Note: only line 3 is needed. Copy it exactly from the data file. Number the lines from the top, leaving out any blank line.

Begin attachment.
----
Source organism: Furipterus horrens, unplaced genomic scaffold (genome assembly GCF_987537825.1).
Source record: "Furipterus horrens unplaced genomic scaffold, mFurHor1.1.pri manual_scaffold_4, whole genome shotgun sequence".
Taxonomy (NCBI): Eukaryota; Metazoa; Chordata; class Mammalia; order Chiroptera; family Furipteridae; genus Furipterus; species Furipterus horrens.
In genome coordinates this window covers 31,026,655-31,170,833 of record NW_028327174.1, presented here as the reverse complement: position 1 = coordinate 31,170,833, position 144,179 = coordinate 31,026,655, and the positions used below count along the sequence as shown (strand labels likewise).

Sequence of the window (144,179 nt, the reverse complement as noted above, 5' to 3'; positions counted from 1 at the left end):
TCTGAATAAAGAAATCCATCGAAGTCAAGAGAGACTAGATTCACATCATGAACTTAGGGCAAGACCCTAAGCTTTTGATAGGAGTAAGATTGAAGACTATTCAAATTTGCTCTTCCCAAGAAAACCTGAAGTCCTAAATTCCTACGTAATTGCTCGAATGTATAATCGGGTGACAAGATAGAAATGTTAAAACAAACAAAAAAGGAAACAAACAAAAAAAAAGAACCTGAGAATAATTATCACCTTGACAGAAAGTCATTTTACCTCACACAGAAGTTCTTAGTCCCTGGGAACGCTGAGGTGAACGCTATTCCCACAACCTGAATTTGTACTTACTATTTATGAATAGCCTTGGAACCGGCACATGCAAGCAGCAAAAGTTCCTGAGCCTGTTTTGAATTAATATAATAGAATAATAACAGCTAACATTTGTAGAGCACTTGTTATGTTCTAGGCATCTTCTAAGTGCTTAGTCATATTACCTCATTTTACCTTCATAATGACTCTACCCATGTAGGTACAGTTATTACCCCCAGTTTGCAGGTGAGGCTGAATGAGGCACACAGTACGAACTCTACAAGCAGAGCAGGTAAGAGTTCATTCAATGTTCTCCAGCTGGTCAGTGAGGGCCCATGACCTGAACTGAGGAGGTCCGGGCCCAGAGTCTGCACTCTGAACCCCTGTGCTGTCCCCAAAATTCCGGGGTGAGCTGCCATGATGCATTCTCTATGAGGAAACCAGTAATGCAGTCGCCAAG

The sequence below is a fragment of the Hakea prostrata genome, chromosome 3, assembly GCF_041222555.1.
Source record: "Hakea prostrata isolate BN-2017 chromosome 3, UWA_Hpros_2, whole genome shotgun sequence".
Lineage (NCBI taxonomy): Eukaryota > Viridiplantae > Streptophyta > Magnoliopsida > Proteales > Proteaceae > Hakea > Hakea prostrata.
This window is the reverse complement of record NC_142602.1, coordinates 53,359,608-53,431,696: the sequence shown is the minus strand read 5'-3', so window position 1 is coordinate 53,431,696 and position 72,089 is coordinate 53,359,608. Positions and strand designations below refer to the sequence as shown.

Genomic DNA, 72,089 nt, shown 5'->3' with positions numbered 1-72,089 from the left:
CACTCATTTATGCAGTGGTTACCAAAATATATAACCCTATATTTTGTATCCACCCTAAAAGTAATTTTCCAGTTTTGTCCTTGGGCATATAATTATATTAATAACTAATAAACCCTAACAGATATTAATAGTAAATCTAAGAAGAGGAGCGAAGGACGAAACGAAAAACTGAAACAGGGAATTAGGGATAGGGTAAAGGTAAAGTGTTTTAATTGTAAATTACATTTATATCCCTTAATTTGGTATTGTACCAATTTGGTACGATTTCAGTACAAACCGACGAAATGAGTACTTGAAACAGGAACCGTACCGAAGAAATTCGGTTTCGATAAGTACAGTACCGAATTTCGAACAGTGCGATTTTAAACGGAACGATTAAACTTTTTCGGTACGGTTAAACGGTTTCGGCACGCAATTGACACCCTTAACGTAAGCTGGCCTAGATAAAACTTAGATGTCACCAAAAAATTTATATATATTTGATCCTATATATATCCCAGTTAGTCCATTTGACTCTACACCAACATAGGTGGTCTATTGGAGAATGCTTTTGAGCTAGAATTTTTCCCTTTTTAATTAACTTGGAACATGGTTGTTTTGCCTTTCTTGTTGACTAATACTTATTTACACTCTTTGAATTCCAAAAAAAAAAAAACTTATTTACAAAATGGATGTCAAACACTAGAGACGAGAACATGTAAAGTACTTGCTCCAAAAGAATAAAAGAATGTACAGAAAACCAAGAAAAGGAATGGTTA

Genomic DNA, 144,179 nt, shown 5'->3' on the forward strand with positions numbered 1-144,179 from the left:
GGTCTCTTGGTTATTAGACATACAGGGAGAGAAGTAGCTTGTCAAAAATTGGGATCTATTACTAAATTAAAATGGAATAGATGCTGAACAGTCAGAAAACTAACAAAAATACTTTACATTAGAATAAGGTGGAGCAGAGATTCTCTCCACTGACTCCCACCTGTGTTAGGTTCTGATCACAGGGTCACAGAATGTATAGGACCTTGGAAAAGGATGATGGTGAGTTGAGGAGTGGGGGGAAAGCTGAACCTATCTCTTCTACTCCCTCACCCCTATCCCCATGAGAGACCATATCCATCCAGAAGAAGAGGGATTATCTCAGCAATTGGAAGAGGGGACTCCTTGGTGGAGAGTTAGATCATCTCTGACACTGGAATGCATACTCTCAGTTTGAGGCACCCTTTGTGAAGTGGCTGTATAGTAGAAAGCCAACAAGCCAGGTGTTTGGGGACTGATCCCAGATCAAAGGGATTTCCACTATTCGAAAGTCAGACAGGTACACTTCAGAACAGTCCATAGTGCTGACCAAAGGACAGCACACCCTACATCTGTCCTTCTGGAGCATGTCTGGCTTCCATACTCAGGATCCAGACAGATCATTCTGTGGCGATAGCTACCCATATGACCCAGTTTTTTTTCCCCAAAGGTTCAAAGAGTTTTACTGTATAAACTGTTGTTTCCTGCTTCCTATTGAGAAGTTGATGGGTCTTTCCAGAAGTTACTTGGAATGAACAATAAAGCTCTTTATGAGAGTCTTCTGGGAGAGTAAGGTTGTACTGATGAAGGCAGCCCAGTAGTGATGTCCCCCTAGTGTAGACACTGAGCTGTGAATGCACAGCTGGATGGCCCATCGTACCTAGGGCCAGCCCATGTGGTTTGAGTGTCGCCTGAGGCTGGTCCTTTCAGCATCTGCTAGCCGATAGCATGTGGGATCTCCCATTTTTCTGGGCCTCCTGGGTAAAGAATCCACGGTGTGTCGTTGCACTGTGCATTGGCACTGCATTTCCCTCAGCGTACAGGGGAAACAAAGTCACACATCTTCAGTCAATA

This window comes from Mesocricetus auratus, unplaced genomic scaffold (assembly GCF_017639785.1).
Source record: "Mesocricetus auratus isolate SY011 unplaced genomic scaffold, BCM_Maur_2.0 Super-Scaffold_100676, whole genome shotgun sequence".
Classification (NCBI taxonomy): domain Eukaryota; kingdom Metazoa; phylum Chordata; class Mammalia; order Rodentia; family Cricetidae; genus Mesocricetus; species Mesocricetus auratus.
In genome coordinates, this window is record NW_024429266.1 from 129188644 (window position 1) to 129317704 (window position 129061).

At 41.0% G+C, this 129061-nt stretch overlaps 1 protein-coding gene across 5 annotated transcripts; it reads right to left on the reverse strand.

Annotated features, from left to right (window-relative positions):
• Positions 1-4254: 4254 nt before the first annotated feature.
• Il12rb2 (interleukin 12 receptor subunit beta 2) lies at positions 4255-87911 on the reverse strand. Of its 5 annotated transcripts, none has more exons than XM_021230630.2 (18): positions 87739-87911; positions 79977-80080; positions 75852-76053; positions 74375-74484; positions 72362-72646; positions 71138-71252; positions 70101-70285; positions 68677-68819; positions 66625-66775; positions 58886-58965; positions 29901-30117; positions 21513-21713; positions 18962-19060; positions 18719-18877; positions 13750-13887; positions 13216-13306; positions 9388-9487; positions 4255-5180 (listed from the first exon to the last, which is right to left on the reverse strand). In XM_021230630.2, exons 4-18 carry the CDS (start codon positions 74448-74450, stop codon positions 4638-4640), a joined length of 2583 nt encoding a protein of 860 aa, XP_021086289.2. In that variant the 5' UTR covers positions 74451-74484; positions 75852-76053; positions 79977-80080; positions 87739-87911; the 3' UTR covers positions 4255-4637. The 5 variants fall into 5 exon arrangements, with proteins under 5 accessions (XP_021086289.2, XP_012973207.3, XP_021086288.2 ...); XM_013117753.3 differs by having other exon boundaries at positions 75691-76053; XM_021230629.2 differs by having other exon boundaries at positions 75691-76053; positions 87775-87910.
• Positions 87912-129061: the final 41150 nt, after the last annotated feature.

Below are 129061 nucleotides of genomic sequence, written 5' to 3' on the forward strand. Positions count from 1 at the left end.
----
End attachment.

Taxonomy (NCBI): Eukaryota; Metazoa; Chordata; class Mammalia; order Chiroptera; family Furipteridae; genus Furipterus; species Furipterus horrens.